Info For Your Health.com

Information About Clinical-Depression

Agoraphobia
Anxiety
Clinical-Depression
Depression
Dyspnea
Stress
  Clinical-Depression
 
Clinical depression is a health condition of depression with mental and physical components reaching criteria generally accepted by clinicians.

Although nearly any mood with some element of sadness may colloquially be termed a depression, clinical depression is more than just a temporary state of sadness. Symptoms lasting two weeks or longer in duration, and of a severity that they begin to interfere with daily living, can generally be said to constitute clinical depression. Using DSM-IV-TR terminology, someone with a major depressive disorder can, by definition, be said to be suffering from clinical depression.

Clinical depression affects about 16%[1] of the population on at least one occasion in their lives. The mean age of onset, from a number of studies, is in the late 20s. About 2 times as many females as males report or receive treatment for clinical depression, though this imbalance is shrinking over the course of recent history; this difference seems to completely disappear after the age of 50 - 55, when most females have passed the end of menopause. Clinical depression is currently the leading cause of disability in the US as well as other countries, and is expected to become the second leading cause of disability worldwide (after heart disease) by the year 2020, according to the World Health Organization.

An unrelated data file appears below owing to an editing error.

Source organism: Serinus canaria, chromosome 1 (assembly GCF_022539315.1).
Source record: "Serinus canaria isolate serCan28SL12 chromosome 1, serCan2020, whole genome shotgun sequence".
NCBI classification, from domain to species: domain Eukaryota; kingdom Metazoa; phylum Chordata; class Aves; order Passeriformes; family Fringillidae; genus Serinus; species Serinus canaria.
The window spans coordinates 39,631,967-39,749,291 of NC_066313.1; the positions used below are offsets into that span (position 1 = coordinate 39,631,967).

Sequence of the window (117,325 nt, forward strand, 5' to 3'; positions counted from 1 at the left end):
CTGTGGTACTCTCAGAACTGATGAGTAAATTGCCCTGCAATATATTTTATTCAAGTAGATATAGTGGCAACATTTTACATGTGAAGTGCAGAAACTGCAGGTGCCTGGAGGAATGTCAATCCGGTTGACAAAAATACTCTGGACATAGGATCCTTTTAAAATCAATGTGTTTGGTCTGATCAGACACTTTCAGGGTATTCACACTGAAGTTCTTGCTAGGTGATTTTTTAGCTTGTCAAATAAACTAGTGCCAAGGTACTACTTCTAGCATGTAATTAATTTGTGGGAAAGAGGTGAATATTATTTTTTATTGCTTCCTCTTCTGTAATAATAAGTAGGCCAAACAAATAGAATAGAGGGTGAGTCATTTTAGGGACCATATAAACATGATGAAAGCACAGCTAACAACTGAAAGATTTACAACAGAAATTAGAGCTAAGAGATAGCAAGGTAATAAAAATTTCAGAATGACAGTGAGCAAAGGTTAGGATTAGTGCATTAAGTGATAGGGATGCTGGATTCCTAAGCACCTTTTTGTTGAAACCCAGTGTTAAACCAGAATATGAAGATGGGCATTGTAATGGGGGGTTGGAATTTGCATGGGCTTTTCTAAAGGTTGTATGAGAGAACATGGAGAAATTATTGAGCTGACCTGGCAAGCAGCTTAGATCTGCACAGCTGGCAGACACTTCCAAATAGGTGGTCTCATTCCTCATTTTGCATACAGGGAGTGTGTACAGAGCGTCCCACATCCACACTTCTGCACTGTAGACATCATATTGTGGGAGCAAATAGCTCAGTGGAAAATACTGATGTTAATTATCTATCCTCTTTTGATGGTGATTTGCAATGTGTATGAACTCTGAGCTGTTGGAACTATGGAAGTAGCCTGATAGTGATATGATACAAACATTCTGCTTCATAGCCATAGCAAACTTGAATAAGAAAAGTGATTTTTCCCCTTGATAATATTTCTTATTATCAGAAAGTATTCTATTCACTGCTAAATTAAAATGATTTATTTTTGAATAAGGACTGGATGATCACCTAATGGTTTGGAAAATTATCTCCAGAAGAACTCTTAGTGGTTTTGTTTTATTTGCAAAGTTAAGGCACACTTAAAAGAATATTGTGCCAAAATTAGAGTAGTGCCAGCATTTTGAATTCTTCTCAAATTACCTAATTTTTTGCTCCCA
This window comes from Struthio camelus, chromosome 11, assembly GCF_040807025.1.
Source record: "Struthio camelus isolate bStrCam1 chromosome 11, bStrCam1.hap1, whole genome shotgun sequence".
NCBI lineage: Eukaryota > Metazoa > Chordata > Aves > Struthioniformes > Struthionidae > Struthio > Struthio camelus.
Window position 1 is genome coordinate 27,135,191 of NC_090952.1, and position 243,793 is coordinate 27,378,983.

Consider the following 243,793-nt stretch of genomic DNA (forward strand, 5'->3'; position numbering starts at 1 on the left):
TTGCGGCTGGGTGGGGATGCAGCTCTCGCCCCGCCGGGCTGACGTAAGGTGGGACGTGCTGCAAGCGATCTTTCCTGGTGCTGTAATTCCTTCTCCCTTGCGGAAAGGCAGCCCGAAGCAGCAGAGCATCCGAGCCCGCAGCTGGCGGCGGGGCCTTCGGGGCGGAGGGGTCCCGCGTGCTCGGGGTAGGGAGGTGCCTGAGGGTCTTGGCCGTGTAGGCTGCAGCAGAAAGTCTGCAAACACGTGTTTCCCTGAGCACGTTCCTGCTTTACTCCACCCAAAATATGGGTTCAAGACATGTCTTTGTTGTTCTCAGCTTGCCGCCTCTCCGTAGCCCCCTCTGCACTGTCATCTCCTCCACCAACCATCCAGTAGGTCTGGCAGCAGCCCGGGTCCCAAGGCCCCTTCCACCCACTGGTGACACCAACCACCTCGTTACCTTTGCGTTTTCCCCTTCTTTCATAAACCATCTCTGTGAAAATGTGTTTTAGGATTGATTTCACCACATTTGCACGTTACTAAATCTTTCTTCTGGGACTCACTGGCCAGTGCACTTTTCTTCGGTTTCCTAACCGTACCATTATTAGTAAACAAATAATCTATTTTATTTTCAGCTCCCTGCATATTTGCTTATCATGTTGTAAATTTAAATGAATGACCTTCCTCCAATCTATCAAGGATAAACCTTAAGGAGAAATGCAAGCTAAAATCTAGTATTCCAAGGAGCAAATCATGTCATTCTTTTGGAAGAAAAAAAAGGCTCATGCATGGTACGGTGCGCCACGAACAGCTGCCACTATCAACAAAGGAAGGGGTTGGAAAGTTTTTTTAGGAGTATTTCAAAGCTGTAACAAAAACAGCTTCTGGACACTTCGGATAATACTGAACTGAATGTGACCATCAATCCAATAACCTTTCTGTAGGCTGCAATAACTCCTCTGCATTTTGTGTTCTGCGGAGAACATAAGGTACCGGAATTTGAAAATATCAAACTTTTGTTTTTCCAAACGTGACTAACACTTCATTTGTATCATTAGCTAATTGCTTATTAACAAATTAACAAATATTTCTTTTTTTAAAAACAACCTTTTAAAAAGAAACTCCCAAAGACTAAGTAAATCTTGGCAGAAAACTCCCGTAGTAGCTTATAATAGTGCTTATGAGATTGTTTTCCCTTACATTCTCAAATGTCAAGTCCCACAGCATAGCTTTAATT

This article is from Wikipedia. All text is available under the terms of the GNU Free Documentation License
View live article
 
© 2006 Info For Your Health. All rights reserved.